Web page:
Examples are given of the businesses finding they can provide better products and services—and even new products and services—faster and at a lower cost. Some are expanding their market by making the Internet the integral core of their businesses • Dell Computers was one of the first PC makers to recognize the tremendous market potential for e-commerce on the Internet.3 .Profiles of Success in the Internet Economy • Successful profile in Internet Economy occurs by tapping the increased efficiencies of Internet Architecture and by adopting new differentiation strategies through the Internet. the Web offered Dell an excellent avenue for reaching new customers and re-establishing itself as an innovator and market leader. and projects that ultimately 100 percent of its business will be conducted on line 298 . Dell now conducts a considerable portion of its total business on line. Because its products are highly commoditized.

• Manheim Auctions recognized that selling used cars is a difficult. This company found a way to propel the used-car business into the '90s with new and innovative ways of selling that eliminated the need for high-pressure sales tactics on a car lot. As a result of its early realizes all its revenues from the saw a huge market of people who prefer to browse the Web rather than browse through bookshelves in a retail store. "dog-eat-dog" business that makes many potential customers uncomfortable. the company has quickly created a large and growing Internet-based business. • Amazon.000 dealers subscribing to its online used-car auction site. 299 . The company reports that it has generated sales from more than 4. Amazon.

Customers are demanding that businesses deliver these services through the Internet. 24-hour service and support information. They are demanding online services such as e-commerce. the ability to check product availability and track their accounts or portfolios. 300 . • They expect companies to make it as easy as possible for them to purchase products and services—without the need to go from store to store in search of the items and services they need. • Businesses must understand the complex technologies that have come together on the Internet. they also must understand how to integrate their Internet strategy with their overall business strategy. • The customers themselves are driving much of this change. and Internet technologies have taken a giant leap in making information universally and economically available. • Internet has created a wave that is engulfing just about every business and changing its fundamentals. and the availability of timely news and updates. • Internet technology to be used to deconstruct and reconstruct the value chain in just about every industry.Characteristics of Internet Economy • Information is a key part of the value chain in business.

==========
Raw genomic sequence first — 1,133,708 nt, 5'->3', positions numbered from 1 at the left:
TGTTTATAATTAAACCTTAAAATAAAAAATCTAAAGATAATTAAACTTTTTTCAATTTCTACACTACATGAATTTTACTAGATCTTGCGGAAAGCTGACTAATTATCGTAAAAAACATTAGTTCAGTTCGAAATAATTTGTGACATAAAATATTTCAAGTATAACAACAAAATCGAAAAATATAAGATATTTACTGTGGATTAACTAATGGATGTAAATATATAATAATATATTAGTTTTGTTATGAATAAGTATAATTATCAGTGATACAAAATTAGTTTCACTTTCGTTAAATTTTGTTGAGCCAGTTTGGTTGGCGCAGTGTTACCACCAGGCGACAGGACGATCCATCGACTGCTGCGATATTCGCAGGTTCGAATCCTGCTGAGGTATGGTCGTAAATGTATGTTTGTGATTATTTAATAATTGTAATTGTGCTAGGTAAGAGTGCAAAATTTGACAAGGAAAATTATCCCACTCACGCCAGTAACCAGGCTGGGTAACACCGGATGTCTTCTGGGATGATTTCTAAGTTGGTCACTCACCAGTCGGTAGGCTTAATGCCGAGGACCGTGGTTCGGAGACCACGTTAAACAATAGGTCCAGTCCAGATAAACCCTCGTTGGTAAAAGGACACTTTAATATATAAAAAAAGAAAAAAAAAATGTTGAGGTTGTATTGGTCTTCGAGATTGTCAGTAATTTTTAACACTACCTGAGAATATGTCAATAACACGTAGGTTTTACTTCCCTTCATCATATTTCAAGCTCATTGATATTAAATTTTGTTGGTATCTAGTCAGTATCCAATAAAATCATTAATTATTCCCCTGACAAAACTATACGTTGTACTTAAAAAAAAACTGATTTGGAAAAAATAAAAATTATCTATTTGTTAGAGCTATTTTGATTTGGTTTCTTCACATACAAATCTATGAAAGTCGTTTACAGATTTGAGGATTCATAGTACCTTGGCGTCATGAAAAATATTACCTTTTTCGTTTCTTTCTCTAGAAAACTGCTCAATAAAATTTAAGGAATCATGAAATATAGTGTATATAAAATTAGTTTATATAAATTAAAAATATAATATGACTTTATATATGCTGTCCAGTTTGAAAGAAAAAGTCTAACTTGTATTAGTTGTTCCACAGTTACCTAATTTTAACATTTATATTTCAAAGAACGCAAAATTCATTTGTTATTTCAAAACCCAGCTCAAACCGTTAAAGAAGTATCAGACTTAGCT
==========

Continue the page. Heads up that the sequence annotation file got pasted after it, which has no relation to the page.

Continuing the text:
you can ride the Internet 301 wave to new levels of success. • Integrating Internet technology successfully into a business involves fundamental considerations. • By partnering with a strategic firm such as Dynamic Net Inc. . more significantly. to help you accomplish these objectives. Inc.. PWC. many companies have not yet developed the necessary skills and technology expertise in-house to create solutions that tap the full potential of the Internet. money and. using it to their advantage. experience and resources necessary for developing new strategies and improving business processes using Internet-based technologies. effort. Forrester Research found that one of the most common mistakes companies make when implementing an Internet project is not having a clear vision or purpose for the solution.Getting There from Here • But many are taking a haphazard approach. resulting in wasted time. that have the breadth of expertise. • For example. • That's why it is important to partner with companies such as Dynamic Net. • Internet is a relatively new arena that will have a far-reaching impact. lost opportunity. Companies must rethink their business strategies and plans in light of the oncoming Internet wave.